> Do you really need to give up the idea that anything is actually true in order to dispute this blog post?
No. But you do need to give up the idea that you have certainty of knowledge about how true things are.
> You seem to think that science and knowledge are just some form of political orthodoxy.
In math, they aren't. In physics, they aren't.
In biology, it's not so clear.
In medicine, and nutrition, there's a ridiculous amount of political orthodoxy and "religious" beliefs -- and last I heard, they were considered sciences.
There is a huge difference between saying "something is true, but I don't know what (yet)" and "there is no such thing as truth"; between "a lot of people try to commandeer medicine to sell things" and "there is no actual truth of anything to discover in the field of medicine".
I was not giving you any personal advice. I was taking your "you" as a general statement to the reader, and replying with the same language pattern (e.g. if I said "you can bring a horse to water", I would actually mean "one can bring a horse to water".)
> There is a huge difference between saying "something is true, but I don't know what (yet)" and "there is no such thing as truth"; between "a lot of people try to commandeer medicine to sell things" and "there is no actual truth of anything to discover in the field of medicine".
Indeed, there is a huge difference, I don't think anyone is disputing that.
What some people (me included) are disputing is that what is considered "the state of the art" in the many sciences (other than math and physics), is actually not the result of rigorous scientific study that it is assumed to be, and that therefore well reasoned and supported contrarian explanations, data and opinions should be welcome (they aren't; there's active suppression).
Yes, most criticism is useless, but ...
No, most research is NOT as sound as the researchers themselves believe.
That's true, but neither did you (or anyone else ever, for that matter) provide support for the idea that MOST scientists do understand statistics. See how easy it is to discard anything you disagree with?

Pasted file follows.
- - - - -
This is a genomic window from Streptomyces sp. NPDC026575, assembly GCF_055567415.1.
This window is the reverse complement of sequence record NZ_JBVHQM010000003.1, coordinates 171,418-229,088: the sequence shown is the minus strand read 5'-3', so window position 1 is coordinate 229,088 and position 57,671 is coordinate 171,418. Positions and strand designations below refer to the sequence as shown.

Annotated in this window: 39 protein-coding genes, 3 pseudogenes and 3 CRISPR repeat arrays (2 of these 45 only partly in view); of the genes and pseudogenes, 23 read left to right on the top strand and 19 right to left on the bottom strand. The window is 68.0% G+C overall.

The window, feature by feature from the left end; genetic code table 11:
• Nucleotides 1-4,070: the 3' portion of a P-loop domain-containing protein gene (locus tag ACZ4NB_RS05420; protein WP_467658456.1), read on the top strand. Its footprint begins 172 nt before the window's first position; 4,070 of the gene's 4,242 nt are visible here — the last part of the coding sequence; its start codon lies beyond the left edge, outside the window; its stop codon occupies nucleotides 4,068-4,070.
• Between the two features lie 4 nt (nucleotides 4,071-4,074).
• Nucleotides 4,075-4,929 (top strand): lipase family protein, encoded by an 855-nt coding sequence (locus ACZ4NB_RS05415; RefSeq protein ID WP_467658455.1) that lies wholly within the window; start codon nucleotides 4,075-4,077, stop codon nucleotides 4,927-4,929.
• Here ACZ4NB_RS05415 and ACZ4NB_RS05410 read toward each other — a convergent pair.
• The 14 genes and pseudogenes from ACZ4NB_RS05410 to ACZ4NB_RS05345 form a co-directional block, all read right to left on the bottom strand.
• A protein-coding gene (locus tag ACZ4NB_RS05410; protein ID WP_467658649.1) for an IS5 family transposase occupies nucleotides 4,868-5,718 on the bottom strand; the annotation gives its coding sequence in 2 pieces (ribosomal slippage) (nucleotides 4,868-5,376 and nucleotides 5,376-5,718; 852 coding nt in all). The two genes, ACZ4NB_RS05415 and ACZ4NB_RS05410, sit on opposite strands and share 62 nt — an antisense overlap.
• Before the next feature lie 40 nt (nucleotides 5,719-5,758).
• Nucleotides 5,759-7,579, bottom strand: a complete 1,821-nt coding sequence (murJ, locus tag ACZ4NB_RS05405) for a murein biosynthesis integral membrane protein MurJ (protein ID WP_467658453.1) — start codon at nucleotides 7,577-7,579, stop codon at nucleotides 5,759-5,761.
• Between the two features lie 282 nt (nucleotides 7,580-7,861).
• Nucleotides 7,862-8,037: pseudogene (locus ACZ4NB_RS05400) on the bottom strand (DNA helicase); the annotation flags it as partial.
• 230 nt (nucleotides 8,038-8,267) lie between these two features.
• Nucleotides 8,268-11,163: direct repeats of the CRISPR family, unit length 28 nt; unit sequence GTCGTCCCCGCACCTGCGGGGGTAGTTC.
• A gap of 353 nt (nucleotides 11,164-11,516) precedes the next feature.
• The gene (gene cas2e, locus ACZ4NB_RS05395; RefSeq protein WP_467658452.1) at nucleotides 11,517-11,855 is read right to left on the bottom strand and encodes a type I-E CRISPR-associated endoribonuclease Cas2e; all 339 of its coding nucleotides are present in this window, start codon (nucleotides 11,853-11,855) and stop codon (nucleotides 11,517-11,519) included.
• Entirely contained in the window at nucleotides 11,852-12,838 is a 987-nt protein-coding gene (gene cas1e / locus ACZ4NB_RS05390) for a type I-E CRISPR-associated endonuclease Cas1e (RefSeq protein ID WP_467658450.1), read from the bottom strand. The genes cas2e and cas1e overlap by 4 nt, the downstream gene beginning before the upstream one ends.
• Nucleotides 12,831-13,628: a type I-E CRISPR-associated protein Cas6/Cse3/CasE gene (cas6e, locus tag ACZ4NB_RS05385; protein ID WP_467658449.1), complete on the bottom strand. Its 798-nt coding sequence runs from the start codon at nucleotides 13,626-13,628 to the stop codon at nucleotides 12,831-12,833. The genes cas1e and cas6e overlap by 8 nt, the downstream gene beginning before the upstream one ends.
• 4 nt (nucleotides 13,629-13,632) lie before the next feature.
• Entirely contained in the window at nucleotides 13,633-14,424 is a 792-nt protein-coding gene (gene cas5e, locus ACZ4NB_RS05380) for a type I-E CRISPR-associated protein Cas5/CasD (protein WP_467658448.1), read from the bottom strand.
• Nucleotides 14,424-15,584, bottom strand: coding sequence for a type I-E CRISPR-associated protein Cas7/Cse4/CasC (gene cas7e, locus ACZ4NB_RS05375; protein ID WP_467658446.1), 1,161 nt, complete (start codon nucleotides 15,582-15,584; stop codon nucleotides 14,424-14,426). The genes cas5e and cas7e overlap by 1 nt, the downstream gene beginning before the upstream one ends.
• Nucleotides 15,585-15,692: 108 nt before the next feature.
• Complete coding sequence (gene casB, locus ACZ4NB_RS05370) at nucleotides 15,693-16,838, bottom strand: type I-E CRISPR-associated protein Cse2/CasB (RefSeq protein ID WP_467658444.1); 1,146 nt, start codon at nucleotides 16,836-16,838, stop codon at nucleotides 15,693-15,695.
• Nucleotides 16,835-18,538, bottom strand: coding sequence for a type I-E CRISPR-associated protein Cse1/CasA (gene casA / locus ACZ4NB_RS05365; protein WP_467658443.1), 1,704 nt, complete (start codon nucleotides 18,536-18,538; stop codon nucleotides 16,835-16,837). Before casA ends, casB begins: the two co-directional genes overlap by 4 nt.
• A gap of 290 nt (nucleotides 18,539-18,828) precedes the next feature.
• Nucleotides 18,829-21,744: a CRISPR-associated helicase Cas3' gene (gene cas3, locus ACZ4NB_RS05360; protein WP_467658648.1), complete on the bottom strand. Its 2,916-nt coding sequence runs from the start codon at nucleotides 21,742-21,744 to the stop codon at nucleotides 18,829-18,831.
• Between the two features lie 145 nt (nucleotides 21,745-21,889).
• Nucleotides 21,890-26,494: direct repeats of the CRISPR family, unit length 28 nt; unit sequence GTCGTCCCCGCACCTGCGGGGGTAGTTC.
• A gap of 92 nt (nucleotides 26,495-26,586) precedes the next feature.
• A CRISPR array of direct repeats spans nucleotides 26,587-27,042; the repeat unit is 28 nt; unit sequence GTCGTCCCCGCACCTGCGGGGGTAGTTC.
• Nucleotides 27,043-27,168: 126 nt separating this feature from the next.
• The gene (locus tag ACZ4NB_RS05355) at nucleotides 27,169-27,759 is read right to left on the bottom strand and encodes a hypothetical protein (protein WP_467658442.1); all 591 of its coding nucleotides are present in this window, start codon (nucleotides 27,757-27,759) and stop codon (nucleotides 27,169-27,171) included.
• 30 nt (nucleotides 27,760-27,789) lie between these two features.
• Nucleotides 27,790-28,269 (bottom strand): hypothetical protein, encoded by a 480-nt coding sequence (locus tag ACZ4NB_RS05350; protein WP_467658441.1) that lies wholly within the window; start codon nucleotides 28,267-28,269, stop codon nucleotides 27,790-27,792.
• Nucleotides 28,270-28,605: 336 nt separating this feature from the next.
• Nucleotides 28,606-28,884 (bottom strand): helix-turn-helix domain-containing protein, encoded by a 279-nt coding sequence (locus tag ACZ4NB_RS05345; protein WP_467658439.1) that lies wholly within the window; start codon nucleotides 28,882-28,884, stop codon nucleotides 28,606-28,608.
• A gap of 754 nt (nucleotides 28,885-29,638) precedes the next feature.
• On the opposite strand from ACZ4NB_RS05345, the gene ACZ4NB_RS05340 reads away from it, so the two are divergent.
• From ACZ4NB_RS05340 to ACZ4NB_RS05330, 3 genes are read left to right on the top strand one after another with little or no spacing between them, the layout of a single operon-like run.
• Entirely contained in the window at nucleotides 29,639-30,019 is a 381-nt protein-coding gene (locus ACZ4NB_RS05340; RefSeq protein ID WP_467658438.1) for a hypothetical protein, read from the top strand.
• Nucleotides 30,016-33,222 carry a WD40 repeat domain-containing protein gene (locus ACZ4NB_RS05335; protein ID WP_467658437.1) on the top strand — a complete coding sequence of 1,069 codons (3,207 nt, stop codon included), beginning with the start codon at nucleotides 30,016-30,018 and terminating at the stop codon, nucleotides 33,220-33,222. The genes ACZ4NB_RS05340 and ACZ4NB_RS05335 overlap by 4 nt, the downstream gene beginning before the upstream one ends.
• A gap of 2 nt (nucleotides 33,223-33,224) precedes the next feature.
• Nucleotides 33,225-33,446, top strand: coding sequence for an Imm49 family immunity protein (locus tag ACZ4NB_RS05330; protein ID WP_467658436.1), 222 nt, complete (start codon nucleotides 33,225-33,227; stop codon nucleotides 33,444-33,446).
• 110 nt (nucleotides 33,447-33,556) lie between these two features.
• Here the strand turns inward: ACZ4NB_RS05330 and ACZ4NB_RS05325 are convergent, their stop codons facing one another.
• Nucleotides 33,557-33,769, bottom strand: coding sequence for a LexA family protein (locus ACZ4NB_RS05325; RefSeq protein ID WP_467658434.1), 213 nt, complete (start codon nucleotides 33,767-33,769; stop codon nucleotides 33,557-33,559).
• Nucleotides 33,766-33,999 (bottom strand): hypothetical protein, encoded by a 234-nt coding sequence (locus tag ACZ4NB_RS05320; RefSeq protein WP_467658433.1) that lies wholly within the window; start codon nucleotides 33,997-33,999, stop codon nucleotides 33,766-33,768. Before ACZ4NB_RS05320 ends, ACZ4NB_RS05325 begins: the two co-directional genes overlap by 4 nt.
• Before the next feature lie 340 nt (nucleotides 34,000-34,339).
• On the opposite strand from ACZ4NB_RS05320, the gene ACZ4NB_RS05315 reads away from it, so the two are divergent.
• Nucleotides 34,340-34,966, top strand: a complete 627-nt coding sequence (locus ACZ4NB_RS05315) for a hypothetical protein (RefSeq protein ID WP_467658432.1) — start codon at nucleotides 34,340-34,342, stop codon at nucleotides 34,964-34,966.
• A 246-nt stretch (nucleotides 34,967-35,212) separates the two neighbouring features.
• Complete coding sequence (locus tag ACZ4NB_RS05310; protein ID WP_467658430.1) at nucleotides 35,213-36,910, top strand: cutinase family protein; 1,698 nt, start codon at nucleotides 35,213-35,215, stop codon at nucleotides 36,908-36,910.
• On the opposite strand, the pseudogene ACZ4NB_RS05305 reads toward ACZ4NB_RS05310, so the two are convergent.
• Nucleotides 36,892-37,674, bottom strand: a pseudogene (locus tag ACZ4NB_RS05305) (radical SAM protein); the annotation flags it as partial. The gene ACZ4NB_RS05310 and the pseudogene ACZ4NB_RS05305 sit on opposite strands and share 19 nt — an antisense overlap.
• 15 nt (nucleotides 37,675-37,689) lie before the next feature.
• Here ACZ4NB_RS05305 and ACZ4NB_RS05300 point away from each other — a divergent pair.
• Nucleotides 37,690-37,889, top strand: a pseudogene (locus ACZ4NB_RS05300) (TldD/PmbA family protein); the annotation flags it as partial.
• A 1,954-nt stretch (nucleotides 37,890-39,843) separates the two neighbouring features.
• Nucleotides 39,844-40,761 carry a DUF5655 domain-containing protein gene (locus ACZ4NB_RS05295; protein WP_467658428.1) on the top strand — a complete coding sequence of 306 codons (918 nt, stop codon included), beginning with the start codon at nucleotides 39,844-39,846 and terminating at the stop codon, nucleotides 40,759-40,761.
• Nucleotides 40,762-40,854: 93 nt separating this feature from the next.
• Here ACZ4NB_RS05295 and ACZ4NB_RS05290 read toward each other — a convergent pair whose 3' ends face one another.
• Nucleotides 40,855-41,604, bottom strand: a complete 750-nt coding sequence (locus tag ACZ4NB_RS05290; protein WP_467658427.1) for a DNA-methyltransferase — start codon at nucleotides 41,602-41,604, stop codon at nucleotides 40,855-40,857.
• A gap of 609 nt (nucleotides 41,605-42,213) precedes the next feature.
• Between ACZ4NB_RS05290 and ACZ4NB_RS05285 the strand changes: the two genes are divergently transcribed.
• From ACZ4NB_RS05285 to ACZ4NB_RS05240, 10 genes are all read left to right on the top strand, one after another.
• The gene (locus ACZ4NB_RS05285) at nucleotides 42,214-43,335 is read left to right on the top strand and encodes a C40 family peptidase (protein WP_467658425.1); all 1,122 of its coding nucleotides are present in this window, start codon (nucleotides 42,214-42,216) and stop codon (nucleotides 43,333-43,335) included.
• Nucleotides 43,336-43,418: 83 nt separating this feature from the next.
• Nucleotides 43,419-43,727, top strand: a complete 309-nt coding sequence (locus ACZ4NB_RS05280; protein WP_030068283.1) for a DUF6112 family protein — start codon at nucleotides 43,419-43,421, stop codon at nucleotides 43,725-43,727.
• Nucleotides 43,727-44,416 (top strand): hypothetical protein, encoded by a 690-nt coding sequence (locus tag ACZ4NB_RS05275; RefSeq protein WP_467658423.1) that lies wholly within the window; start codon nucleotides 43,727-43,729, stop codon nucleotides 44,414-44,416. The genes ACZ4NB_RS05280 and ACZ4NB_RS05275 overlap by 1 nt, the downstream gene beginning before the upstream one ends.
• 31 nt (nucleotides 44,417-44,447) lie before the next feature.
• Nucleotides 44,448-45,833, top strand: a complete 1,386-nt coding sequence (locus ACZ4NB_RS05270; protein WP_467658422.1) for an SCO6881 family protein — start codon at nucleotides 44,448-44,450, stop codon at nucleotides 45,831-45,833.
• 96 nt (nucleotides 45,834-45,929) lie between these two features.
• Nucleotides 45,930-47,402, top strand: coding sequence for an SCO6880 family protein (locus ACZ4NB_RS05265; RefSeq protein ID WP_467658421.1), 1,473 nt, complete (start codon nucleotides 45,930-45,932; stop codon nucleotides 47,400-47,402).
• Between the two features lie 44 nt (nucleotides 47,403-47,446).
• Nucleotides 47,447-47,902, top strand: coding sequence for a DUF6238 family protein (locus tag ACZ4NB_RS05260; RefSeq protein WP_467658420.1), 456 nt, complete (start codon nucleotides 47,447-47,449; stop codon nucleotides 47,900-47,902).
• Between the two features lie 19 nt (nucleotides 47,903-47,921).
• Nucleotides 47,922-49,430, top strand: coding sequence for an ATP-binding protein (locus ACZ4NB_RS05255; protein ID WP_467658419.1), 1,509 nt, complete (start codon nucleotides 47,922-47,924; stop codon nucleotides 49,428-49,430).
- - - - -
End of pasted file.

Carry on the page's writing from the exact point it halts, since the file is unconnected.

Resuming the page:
> I am much more prepared to believe that reporters don't understand statistics than scientists.
That's fine, but (a) it doesn't say anything about how bad scientists are with statistics (only that they are slightly better than reporters, which I tend to agree with), and (b) this is an argument from bias/faith/religion/prejudice, not from science or data. You are just as guilty as anyone you criticize. You might be more right or less right, but you* don't have the moral ground. (* general you).
> Still, you have provided an anecdote in support of broad sweeping statements.
What was that statement of yours about learned people digging into science? So now it is not enough for those people to know what they are talking about, they have to do it in a format you approve of.
I can provide tens more valid criticisms. I charge $200-$1000/hour for my line of work, and I'd be happy to take as much to work for you finding them, when I have some free time.
But I'll throw in a freebie: http://www.ncbi.nlm.nih.gov/pmc/articles/PMC1182327/ - though I suspect it will stop at most people's "no true scotsman/scientist" filter...
Indeed not, but to use the coined term, some things are truthier than others. By and large, we can make more informed and better decisions on the "truthiest" truths without mucking up the argument with individual, pointless anecdotes, especially when those anecdotes aren't backed by anything but what simply "happened" to them.
More often than not, it's a case where some other article summarizes (most likely in an incorrect way) another study or someone on HN mentions a study, etc.
- He is only arguing that there is universal truth in proxy by arguing that the scientific method is more valuable than anecdotal evidence. If you don't agree with that, you probably disagree with most of HN (pure conjecture, does anyone else here think anecdotal evidence is more valuable than statistical analysis?)
- I agree with you on this point. I don't think we should downvote comments because a fun discussion is what the comments are for, not to try to prove or disprove a study.
- Statistical analysis is not a specialized form of anecdote. That's a stretch.
The strawman here is in equating (published) statistical analysis with the scientific method. Of course the scientific method is more valuable, but that's not necessarily relevant.
Please have a look at http://xkcd.com/882/ if you haven't already - what this comic describes is a very valid statistical analysis, according to the "scientific method", (only neglecting base rates like 99% of published papers do).
This is (unfortunately) very commonly practiced in the life sciences, including medicine -- sometimes knowingly but mostly unknowingly. Bad reporting not required for a horrible, long lasting effect on the future.
As a result, most arguments about science are invalid from a scientific-method point of view. But the claims brought up -- including anecdotes -- are often interesting and informative.
To a certain degree I do. I would go even so far and say that the provider of the contrarian perspective is making a scientific contribution, by pointing out the lacking external validity of the original study. I personally believe that the more interesting phenomenons in science are those incidents, when "things" are acting different than expected. Contrarian anecdotes are most often the best starting places for these phenomenons.